# Hardy-Weinberg Equilibrium Test Result for Merged Genotypes

I was curious if two populations are in Hardy-Weinberg Equilibrium (HWE), and if they are merged, then what happens? To find out, I considered populations from the 1000 genome project data. For example, at first, I considered the genotypes of the American (AMR) population from a specific SNPs and checked whether they were in HWE and found that they were. Then I selected the East Asian (EAS) population and found that the genotypes were also in HWE. However, when I merged the genotypes from both populations and checked HWE, I found that it was not in HWE. Surprisingly, when I added 50% of genotypes from each population, they were in HWE. So, I did it for different combinations, for example, 80% genotypes from the AMR population and 20% from the EAS population and vice versa, and found that they were also in HWE. I used the chi-squared goodness of fit test and the Haldane Exact test. The allele and genotype frequencies for each combination are different from the initial populations. What conclusion can I draw from my findings? Should I check to see if there are any assumptions about the test that are violated?

• Welcome to Biology StackExchange! If I understand your question correctly: Imagine a limiting situation with two alleles and two populations, one of which only has one allele present ($p_1 = 1, q_1=0$) while the other has only the other allele present ($p_2=0, q_2=1$). Even if both of these populations are in HWE, when you merge them, they won't be ($p = 1/2, q=1/2$ but there are no heterozygotes). Commented Dec 3, 2023 at 13:10
• Here are the allele frequencies and genotype frequencies: G T GG GT TT 0.408 0.592 0.184 0.447 0.369 → AMR Population || 0.651 0.349 0.427 0.448 0.125 → EAS Population || 0.550 0.450 0.327 0.447 0.226 → Combined all || 0.550 0.450 0.327 0.446 0.227 → 50% each combined || 0.471 0.529 0.247 0.447 0.306 → 80% AMR and 20% EAS || 0.614 0.386 0.390 0.448 0.162 → 80% EAS and 20% AMR @Domen Commented Dec 3, 2023 at 21:02
• your initial question was: I was curious if two populations are in Hardy-Weinberg Equilibrium (HWE), and if they are merged, then what happens? I have given you an example which tells you that merging allele frequencies from two populations in HWE will generally result in a population not being in HWE. Commented Dec 4, 2023 at 6:20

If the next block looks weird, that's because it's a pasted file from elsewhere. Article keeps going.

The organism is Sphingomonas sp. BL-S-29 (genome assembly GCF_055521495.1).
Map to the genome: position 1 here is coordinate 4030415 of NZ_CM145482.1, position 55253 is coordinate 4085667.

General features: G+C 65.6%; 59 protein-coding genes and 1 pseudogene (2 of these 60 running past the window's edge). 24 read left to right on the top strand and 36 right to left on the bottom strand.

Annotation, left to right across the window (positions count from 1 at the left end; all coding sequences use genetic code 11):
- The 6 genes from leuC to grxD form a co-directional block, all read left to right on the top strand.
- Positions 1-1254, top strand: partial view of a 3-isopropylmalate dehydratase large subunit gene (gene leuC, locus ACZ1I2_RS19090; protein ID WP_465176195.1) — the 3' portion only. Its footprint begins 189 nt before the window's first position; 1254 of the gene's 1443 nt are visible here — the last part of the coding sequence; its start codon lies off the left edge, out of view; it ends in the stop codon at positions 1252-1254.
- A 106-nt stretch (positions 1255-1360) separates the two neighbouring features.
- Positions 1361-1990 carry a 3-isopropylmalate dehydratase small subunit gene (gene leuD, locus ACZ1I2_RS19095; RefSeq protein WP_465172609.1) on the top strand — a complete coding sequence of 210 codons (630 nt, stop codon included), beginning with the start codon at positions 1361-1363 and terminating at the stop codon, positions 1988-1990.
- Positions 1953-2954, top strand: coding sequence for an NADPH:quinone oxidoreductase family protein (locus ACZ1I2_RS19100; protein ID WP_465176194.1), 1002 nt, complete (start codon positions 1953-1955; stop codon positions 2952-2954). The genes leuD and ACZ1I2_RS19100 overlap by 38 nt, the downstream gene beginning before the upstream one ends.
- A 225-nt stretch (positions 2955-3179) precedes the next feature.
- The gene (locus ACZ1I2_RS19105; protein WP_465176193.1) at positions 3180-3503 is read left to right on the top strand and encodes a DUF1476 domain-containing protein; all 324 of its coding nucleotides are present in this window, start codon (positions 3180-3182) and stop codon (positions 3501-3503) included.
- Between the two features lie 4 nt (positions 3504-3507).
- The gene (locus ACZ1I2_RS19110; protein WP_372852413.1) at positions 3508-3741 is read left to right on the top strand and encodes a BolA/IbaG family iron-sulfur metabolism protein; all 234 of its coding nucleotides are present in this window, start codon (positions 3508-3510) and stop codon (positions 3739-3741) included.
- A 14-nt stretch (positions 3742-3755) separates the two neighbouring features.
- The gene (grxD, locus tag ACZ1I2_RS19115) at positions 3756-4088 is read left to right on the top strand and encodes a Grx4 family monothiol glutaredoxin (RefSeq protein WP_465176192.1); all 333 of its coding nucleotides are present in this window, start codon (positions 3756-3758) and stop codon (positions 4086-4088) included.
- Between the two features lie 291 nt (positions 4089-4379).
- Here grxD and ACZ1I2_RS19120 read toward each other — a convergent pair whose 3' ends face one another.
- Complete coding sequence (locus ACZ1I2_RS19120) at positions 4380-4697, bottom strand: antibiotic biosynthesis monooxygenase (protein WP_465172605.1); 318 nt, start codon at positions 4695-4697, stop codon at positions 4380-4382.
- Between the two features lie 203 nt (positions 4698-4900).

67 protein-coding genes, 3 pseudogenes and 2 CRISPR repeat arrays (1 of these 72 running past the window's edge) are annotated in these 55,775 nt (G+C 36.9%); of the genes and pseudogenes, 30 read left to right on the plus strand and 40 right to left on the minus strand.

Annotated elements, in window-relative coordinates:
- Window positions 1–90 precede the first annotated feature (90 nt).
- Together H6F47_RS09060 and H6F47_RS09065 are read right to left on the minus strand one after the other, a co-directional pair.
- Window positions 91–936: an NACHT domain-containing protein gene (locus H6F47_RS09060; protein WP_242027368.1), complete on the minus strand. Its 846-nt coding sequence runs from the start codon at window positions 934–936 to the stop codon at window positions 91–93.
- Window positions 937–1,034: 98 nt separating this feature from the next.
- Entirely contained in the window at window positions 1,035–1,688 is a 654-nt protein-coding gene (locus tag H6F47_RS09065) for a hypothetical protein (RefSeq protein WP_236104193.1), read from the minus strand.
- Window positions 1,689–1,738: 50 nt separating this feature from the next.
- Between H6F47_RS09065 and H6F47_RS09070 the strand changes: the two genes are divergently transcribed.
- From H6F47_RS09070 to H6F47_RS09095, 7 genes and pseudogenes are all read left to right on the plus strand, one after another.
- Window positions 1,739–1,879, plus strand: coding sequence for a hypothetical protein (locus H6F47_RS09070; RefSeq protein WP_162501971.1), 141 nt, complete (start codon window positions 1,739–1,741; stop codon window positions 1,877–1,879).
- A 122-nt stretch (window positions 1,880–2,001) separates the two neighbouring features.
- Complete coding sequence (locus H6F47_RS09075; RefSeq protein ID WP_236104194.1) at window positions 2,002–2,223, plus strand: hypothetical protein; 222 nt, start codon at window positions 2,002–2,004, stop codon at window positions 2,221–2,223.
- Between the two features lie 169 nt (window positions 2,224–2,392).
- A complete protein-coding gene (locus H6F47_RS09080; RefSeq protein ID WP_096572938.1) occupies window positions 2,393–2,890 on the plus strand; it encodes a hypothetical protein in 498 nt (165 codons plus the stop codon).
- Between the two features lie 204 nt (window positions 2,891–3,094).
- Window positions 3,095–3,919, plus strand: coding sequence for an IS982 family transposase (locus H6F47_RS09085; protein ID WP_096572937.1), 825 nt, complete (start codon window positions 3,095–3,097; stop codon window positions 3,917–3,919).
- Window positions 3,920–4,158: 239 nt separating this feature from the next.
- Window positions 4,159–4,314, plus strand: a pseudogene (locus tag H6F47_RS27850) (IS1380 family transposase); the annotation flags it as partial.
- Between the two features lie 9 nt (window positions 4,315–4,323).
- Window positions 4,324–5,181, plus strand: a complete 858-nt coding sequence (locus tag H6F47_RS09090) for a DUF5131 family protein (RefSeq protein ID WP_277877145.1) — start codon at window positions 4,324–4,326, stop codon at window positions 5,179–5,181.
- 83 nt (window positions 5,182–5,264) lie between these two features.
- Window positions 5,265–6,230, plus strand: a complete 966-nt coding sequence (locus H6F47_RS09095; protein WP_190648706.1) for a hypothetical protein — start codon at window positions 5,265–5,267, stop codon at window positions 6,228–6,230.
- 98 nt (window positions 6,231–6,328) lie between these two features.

• Thank you very much! I get your point. My question is: how can I draw conclusions? Since different percentages of merging of genotypes result in HWE, except for all of them combined. Can I say something from the allele and genotype frequencies? Or do I need to take any further steps to reach the conclusions? Commented Dec 4, 2023 at 7:45
• @statm I suggest that you look into the idea of statistical power. More extreme deviations from HWE will naturally be easier to detect by your test; "in equilibrium" is not a binary after all, every population is somewhere in a continuum of disequilibrium. I'd also suggest consulting prior attempts to test for HWE in stratified populations. I think that you can safely reach the trivial conclusion that well mixed populations are closer to HWE than stratified populations, but no more. Commented Dec 4, 2023 at 19:47

As @Domen points out, there is no expectation that adding two populations that are each in Hardy-Weinberg equilibrium will initially create a new population in HWE.

OP's procedure of combining different proportions of the initial populations, then checking for HWE, is essentially like asking how much of one population can be added to another before HWE is lost. This vaguely gets at the question of how different the two populations are to begin with, but doesn't provide any information on whether the assumptions underlying HWE are met.

A better function to ask about the initial difference between populations, and that can be calculated from the initial allele frequencies, is the fixation index, FST.

Incidentally, if the assumptions of HWE are still met after the two populations are merged, then after one generation of mating HWE will be reestablished across the whole population.

Well, the absence of migration is one of the assumptions of Hardy-Weinberg law. By merging the two populations you are basically simulating migration, violating the assumption, and thus (as @Domen and @Darlingtonia correctly pointed out) there is no reason why you should expect that the two populations are in HWE (https://www.nature.com/scitable/knowledge/library/the-hardy-weinberg-principle-13235724/). The fact that you get different results when mixing different proportions may be due to different factors, such as (but not limited to):

1. Lower number of individuals obtained when mixing a fraction of each population may influence the power of the chi-square test. Seeing the numbers used in the chi-square test may help to understand.
2. The difference in frequencies between the two populations is small enough that only a total mixing brings to a significant deviation from equilibrium.
3. When you mix a large proportion of one population and a small proportion of the other, you likely get a final population which is sufficiently close to the first one, and thus does not significantly deviate from HWE.